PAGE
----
Water: “It’s perfectly OK to send water, preferably in a reusable bottle,” said Coleman. Water is actually a much healthier option than juice or Gatorade/Powerade. If kids want more flavor, you can infuse water with fruit overnight, or add a little Crystal Light.

Treats: Your child doesn’t need dessert every day, and fruits can help fill in the blank if your child wants something sweet. “But a special treat is fine a couple times a week,” said Coleman.

It’s also helpful for parents to ask schools when lunch or snack times are, especially if kids are in afterschool care. Lunch might not be at noon like you expect, and knowing that time can help you plan what to pack and how to pack it so it stays food-safe. “Some schools serve lunch as early as 10:30,” said Coleman, “and others serve it much later.”

Lunch, Five Days a Week

A week’s worth of lunch ideas could look like this:

  • Monday: Peanut butter and jelly tortilla roll-up, unsweetened applesauce, and hummus with bell peppers. Insider tip: Switch it up by replacing the jelly with bananas; the bell peppers with baby carrots or broccoli; or the hummus with ranch dressing.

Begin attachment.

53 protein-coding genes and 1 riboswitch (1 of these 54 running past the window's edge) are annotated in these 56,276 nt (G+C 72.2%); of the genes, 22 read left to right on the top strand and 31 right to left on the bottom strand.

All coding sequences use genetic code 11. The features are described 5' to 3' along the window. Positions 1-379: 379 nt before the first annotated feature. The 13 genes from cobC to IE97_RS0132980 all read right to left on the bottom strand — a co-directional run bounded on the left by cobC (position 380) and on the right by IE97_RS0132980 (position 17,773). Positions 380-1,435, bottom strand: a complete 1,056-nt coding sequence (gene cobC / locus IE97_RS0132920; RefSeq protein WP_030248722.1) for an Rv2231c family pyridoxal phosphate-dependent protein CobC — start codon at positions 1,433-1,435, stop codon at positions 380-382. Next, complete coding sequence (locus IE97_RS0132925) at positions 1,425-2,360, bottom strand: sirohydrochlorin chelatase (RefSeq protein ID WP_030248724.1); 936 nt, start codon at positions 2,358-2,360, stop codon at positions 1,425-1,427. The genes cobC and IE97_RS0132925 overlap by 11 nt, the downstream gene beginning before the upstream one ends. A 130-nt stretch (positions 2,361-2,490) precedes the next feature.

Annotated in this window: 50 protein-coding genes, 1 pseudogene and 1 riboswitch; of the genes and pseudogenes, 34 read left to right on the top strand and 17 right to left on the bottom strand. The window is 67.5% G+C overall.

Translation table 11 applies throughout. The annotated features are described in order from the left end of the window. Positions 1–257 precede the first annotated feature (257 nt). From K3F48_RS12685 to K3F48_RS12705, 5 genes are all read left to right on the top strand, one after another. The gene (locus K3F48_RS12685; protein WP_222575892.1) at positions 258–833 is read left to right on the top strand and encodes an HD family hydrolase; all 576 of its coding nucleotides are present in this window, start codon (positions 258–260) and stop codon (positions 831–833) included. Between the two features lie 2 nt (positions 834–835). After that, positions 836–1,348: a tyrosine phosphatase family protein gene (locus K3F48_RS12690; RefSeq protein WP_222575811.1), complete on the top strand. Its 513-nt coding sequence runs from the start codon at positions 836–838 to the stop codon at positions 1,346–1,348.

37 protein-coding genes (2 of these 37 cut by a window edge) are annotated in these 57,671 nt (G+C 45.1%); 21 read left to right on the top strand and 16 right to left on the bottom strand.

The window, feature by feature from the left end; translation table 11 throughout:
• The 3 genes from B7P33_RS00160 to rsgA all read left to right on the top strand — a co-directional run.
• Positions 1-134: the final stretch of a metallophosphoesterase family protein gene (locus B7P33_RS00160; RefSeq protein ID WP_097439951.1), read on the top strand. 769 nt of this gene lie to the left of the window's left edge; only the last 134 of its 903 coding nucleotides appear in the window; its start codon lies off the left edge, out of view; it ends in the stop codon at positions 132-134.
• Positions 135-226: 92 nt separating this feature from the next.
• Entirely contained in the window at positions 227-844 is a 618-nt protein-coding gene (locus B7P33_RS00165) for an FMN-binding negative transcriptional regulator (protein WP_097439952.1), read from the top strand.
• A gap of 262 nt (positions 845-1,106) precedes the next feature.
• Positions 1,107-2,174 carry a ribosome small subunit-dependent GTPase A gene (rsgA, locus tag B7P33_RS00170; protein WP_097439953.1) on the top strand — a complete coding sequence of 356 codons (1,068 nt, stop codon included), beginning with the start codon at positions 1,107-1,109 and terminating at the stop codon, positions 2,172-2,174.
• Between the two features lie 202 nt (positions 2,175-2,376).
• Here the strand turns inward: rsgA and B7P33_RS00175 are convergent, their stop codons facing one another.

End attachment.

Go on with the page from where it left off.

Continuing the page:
• Tuesday: Slice of quiche with veggies baked in, cherries and yogurt. Insider tip: Look for veggie and egg “muffin” recipes online; these little muffins are just the right portions and can usually be frozen and reheated.
  • Wednesday: Chicken salad with whole-grain bread or pretzels, cucumber slices and blueberries. Insider tip: That chicken salad is a great way to include other fruits, like grapes, apple or pineapple. Just mix it right in.
  • Thursday: Turkey and cheese pita sandwich, vegetable soup and grapes. Insider tip: Think about other ways you could combine protein and bread, such as cheese and meat pizza, or whole-wheat bagels with peanut butter or cream cheese.
  • Friday: Salad with shredded rotisserie chicken and raspberry vinaigrette, whole-wheat crackers and raspberries. Insider tip: Deconstruct the salad, putting chicken, tomatoes, carrots and cucumbers in separate compartments, with the dressing on the side for dipping.

Get Snacking